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Farmers demand emergency badger cull

18 August 1997
Farmers demand emergency badger cull

A RISING tide of tuberculosis (TB) sweeping through beef and dairy cattle in England and Wales prompted farmers to call for an emergency slaughter of badgers. But wildlife experts say badgers are being used as scapegoats.

The Ministry of Agriculture (MAFF) will publish figures next month which show the disease has spread into new areas and that TB in herds has risen dramatically.

Cases in Shropshire and Hereford and Worcester have doubled to more than 100. This has led MAFF to warn farmers not to drink unpasteurised milk. Many farmers face TB movement restrictions, causing them to suffer heavy losses. They cannot sell cattle for breeding and they cannot buy replacements until their farms are declared disease-free.

Farmers are annoyed that a government report on badgers and bovine TB on farms has been delayed until November.

Most farmers are reluctant to speak out publicly because of fears of reprisals from animal rights activists. They are also keen not to blight the reputation of their herds and damage the value of their healthy livestock.

  • The Daily Telegraph 18/08/97 page 8

    • Read more on:
    • News

    Farmers demand emergency badger cull

    18 August 1997
    Farmers demand emergency badger cull

    FARMERS have demanded an emergency cull of badgers after a rise in tuberculosis cases among cattle. MAFF figures to be published next month show the disease has spread to new areas in England and Wales, with cases in Shropshire and Hereford & Worcester doubling.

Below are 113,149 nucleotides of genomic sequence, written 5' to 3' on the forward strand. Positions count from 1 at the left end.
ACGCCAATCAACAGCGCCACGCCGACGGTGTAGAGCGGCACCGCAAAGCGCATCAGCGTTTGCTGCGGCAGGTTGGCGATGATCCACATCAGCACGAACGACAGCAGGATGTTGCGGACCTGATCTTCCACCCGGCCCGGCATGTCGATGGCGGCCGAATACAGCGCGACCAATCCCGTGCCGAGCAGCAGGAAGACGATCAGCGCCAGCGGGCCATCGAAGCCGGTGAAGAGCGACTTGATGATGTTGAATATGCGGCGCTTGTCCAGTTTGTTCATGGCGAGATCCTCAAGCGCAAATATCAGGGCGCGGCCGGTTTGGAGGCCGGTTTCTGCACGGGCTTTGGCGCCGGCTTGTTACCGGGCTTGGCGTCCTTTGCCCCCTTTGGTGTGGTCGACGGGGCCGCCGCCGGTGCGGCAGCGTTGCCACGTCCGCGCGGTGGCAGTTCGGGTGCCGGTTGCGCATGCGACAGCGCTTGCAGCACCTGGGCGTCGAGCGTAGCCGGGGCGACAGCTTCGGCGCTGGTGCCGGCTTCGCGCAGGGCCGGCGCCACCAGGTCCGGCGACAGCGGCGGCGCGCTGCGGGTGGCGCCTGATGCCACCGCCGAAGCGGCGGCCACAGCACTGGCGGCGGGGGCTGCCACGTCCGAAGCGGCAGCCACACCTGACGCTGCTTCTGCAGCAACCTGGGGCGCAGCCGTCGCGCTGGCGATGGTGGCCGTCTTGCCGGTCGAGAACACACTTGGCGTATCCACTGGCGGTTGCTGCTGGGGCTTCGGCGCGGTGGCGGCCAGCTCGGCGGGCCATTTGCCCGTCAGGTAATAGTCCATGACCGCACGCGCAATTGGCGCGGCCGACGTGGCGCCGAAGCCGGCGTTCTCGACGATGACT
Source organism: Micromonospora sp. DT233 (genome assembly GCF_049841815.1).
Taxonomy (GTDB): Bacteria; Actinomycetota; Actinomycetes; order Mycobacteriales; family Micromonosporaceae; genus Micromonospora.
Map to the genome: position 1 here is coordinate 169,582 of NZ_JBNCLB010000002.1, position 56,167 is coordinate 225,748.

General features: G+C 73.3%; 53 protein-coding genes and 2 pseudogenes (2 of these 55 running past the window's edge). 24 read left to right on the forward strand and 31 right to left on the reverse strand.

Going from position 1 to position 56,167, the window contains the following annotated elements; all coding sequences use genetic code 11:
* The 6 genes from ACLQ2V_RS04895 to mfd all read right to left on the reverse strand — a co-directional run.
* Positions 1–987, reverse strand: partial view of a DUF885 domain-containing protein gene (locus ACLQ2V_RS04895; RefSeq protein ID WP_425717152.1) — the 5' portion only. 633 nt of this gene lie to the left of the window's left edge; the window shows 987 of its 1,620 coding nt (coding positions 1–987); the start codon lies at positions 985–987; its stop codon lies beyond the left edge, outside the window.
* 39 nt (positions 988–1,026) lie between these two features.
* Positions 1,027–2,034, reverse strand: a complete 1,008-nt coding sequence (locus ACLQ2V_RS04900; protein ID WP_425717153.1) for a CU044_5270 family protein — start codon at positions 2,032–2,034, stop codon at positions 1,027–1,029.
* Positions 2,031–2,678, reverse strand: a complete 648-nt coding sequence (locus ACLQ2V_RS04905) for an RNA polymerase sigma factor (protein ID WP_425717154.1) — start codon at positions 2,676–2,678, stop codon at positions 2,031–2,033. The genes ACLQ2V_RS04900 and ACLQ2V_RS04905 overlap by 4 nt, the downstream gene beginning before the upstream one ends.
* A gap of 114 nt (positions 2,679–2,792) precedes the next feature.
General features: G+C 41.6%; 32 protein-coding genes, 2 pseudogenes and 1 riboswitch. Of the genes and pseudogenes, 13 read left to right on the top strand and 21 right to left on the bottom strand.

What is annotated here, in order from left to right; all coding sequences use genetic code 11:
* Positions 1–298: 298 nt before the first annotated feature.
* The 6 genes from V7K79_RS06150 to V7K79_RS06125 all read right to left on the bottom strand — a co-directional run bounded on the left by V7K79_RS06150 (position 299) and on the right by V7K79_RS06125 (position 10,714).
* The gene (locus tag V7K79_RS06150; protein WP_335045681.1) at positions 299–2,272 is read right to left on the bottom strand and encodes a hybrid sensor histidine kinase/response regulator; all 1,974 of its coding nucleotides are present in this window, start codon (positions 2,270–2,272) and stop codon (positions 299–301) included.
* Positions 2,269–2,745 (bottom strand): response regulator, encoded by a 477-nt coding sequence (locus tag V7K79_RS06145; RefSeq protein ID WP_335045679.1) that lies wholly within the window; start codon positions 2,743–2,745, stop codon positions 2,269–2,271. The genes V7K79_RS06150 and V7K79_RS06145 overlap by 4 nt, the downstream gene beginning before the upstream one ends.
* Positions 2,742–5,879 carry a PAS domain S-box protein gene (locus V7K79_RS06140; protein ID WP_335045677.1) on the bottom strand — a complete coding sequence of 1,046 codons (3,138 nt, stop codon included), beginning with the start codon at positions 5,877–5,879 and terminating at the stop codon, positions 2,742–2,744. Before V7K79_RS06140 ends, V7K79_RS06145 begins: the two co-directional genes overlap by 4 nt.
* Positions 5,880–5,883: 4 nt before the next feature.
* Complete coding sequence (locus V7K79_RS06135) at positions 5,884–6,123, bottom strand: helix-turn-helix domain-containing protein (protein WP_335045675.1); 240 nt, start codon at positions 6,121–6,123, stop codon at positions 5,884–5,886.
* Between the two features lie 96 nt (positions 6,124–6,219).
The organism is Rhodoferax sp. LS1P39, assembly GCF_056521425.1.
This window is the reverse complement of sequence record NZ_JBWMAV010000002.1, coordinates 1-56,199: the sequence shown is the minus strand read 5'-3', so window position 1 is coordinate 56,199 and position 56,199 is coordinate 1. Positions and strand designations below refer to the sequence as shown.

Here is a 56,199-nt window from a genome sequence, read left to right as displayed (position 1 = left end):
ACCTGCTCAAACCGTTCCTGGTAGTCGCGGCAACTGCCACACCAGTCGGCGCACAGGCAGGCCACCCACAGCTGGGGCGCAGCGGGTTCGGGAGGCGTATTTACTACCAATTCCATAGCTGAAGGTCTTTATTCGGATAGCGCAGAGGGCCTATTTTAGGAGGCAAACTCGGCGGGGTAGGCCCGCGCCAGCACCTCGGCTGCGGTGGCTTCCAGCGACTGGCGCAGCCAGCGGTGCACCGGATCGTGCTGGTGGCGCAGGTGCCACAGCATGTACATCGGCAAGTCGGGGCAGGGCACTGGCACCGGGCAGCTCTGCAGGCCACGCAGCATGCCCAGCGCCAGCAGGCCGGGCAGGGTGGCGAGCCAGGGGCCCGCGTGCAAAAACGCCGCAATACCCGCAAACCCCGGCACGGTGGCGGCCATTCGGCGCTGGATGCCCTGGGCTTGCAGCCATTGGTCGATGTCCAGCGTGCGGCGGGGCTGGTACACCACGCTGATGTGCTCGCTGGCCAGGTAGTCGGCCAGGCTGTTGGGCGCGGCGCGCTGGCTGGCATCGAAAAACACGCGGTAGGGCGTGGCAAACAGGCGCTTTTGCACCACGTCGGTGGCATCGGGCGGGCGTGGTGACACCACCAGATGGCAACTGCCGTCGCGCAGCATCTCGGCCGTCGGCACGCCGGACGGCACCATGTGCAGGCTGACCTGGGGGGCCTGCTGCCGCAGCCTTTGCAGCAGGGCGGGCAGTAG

Read more on:
    • News

    Farmers demand emergency badger cull

    18 August 1997
    Farmers demand emergency badger cull

    A RISING tide of tuberculosis (TB) sweeping through beef and dairy cattle in England and Wales prompted farmers to call for an emergency slaughter of badgers. But wildlife experts say badgers are being used as scapegoats.

    The Ministry of Agriculture (MAFF) will publish figures next month which show the disease has spread into new areas and that TB in herds has risen dramatically.

    Cases in Shropshire and Hereford and Worcester have doubled to more than 100. This has led MAFF to warn farmers not to drink unpasteurised milk. Many farmers face TB movement restrictions, causing them to suffer heavy losses. They cannot sell cattle for breeding and they cannot buy replacements until their farms are declared disease-free.

    Farmers are annoyed that a government report on badgers and bovine TB on farms has been delayed until November.

    Most farmers are reluctant to speak out publicly because of fears of reprisals from animal rights activists. They are also keen not to blight the reputation of their herds and damage the value of their healthy livestock.

  • The Daily Telegraph 18/08/97 page 8

    • Read more on:
    • News
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